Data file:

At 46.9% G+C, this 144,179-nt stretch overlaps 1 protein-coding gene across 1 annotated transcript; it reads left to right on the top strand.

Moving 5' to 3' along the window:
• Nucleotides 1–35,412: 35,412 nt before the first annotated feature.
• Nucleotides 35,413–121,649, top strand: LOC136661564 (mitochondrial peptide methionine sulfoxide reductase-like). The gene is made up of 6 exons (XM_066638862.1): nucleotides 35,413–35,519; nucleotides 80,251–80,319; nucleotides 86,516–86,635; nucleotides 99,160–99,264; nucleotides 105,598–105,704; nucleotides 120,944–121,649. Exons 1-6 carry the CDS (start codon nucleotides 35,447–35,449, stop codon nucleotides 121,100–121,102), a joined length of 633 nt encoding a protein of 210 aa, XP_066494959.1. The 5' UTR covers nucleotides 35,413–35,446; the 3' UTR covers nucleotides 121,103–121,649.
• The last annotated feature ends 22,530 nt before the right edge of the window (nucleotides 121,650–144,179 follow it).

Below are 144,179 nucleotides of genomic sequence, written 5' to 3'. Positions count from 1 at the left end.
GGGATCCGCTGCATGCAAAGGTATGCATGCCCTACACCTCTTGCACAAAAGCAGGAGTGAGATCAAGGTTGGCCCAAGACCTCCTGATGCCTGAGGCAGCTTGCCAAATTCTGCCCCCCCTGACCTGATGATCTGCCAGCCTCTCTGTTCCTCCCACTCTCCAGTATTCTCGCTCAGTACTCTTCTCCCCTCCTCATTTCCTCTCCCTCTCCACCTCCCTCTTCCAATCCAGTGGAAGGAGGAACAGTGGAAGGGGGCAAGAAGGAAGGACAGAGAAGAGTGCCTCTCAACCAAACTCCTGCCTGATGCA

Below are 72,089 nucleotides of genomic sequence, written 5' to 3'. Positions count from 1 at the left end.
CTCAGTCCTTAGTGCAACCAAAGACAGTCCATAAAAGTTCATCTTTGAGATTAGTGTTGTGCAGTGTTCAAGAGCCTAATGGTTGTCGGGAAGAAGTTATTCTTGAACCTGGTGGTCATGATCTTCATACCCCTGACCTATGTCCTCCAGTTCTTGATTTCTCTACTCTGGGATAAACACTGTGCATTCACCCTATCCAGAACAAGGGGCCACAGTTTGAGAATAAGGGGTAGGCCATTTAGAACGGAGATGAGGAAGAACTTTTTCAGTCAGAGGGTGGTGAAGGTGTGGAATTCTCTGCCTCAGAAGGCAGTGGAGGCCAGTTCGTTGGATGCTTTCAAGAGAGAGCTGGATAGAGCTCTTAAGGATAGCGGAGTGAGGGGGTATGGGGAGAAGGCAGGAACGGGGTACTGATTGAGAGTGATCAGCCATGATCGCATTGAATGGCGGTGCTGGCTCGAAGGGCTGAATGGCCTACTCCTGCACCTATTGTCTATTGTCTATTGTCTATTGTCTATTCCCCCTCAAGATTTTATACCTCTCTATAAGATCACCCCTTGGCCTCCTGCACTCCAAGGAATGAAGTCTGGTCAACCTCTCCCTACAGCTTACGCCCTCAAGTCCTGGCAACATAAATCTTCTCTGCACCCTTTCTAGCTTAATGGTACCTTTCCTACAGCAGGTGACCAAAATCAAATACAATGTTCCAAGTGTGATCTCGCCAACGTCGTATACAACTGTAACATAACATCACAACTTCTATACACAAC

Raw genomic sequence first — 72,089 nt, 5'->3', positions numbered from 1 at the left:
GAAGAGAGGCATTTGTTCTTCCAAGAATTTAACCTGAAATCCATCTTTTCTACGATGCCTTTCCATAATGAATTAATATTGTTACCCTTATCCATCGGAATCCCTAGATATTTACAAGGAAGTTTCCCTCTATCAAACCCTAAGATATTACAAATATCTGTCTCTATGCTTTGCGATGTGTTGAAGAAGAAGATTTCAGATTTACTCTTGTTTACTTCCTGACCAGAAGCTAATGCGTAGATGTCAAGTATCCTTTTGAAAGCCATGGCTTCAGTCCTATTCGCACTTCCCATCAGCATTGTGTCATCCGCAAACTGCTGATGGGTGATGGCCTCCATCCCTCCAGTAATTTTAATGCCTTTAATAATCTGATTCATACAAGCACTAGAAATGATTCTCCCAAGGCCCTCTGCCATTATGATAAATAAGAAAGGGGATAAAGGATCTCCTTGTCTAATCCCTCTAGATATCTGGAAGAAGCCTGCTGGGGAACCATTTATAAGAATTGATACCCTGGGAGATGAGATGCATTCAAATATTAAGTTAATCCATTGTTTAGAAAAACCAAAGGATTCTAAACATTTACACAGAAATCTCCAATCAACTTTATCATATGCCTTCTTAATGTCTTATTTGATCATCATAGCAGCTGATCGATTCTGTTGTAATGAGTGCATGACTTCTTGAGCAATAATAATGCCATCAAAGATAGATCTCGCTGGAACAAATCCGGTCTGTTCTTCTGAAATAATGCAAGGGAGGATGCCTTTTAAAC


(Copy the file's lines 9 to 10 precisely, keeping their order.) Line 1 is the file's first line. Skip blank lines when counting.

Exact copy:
CTCAGTCCTTAGTGCAACCAAAGACAGTCCATAAAAGTTCATCTTTGAGATTAGTGTTGTGCAGTGTTCAAGAGCCTAATGGTTGTCGGGAAGAAGTTATTCTTGAACCTGGTGGTCATGATCTTCATACCCCTGACCTATGTCCTCCAGTTCTTGATTTCTCTACTCTGGGATAAACACTGTGCATTCACCCTATCCAGAACAAGGGGCCACAGTTTGAGAATAAGGGGTAGGCCATTTAGAACGGAGATGAGGAAGAACTTTTTCAGTCAGAGGGTGGTGAAGGTGTGGAATTCTCTGCCTCAGAAGGCAGTGGAGGCCAGTTCGTTGGATGCTTTCAAGAGAGAGCTGGATAGAGCTCTTAAGGATAGCGGAGTGAGGGGGTATGGGGAGAAGGCAGGAACGGGGTACTGATTGAGAGTGATCAGCCATGATCGCATTGAATGGCGGTGCTGGCTCGAAGGGCTGAATGGCCTACTCCTGCACCTATTGTCTATTGTCTATTGTCTATTGTCTATTCCCCCTCAAGATTTTATACCTCTCTATAAGATCACCCCTTGGCCTCCTGCACTCCAAGGAATGAAGTCTGGTCAACCTCTCCCTACAGCTTACGCCCTCAAGTCCTGGCAACATAAATCTTCTCTGCACCCTTTCTAGCTTAATGGTACCTTTCCTACAGCAGGTGACCAAAATCAAATACAATGTTCCAAGTGTGATCTCGCCAACGTCGTATACAACTGTAACATAACATCACAACTTCTATACACAAC

Raw genomic sequence first — 72,089 nt, 5'->3', positions numbered from 1 at the left: